After the dive I took Bill out behind the anchored boats to finish his flexible dive skills, surface tank and weight removal. Gulya had not been able to complete her skills on her last dive but she had recovered from her seasickness by the time I had finished with Bill so I went back in the water with her to do the skills I'd just completed with Bill and also to descend and have her remove and replace a mask for completion of all skills for her final dive of the course.
3 p.m. - Time for my last dive of the weekend, just to complete the course for Bill. He had only two skills left to do, remove and replace a mask, never a problem for him, and hover. We found some barracuda on the reef and accomplished that skill there.
It was only Bill and I on this dive, and I thought it was a pretty good one. Greg would have joined us but at the last minute on the boat, Angelika from Germany / Qatar requested a buddy and Greg volunteered. As he had done with Nicki the dive before, he opted to take his lady off on his own, later we found he had circumnavigated the rock and come up in the raspberry coral near where Bill and I surfaced.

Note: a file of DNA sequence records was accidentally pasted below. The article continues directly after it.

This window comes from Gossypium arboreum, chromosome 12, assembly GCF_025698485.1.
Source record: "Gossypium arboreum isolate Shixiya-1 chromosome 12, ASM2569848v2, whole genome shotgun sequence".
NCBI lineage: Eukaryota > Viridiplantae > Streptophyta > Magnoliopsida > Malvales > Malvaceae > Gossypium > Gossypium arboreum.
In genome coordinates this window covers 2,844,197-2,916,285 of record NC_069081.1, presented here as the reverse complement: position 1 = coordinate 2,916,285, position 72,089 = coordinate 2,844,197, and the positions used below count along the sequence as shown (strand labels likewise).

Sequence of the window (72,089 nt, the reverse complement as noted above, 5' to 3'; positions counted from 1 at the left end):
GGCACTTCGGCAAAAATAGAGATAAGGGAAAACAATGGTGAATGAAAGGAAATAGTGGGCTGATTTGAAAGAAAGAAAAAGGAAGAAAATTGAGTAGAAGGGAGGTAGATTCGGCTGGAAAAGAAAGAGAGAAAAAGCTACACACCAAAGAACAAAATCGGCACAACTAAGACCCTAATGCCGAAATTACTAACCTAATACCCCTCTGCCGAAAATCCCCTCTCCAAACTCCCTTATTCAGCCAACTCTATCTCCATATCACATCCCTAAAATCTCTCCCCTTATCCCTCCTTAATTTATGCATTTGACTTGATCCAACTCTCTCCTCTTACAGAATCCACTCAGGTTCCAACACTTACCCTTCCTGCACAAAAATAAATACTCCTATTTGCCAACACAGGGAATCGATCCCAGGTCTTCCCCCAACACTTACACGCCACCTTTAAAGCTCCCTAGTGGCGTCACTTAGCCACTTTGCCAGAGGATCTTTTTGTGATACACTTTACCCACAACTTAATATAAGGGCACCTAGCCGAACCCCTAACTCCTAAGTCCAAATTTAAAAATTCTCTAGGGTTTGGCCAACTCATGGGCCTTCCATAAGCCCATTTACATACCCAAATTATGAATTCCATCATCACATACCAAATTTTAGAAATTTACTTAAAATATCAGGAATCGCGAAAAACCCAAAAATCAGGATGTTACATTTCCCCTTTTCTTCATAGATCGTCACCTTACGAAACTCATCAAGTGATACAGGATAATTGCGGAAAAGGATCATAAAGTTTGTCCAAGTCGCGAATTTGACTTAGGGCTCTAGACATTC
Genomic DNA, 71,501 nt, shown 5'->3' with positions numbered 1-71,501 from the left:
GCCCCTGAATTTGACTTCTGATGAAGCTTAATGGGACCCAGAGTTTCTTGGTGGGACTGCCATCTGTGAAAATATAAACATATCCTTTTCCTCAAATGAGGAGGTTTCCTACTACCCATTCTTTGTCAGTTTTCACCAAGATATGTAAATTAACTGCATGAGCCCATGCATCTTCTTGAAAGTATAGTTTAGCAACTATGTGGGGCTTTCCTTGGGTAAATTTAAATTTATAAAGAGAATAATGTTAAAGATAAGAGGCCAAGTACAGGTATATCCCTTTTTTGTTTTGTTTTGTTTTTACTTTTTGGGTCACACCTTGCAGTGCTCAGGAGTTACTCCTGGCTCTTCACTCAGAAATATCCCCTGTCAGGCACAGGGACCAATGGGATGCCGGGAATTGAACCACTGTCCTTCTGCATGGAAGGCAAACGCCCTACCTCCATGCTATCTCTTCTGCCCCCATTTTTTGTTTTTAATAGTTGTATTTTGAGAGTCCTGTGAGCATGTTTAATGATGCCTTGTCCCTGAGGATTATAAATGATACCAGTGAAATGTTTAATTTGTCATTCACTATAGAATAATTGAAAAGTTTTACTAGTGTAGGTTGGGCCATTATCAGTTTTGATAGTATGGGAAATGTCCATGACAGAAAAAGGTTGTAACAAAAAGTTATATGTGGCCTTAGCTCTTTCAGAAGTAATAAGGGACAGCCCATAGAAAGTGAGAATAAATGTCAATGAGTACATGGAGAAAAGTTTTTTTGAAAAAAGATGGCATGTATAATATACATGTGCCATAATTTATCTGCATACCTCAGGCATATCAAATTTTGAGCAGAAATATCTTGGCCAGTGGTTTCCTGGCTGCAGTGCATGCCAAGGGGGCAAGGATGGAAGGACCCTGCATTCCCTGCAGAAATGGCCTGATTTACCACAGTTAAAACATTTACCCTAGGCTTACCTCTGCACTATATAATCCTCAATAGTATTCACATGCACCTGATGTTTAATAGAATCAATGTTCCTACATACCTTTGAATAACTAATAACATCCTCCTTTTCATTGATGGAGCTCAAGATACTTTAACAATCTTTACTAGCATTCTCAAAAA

Vis was poor but not impossible, and we scoured the reef for anything interesting. Bill and I went its entire length and apart from a turtle and the schools of barracuda, we saw nothing of great interest at all. Retracing our fin kicks it was a different story. On a slightly different tangent we found turtle after turtle, a dozen or more, resting in crevices in the coral. At one point a shark cut across my bow and kept in view for several seconds as I pointed and tried to indicate it to Bill, right behind me. But Bill was looking down at that moment and missed it, too bad. Whenever we lacked for something to see, it seemed a school of barracuda would appear. Nice way to end a long and hectic but thoroughly enjoyable weekend.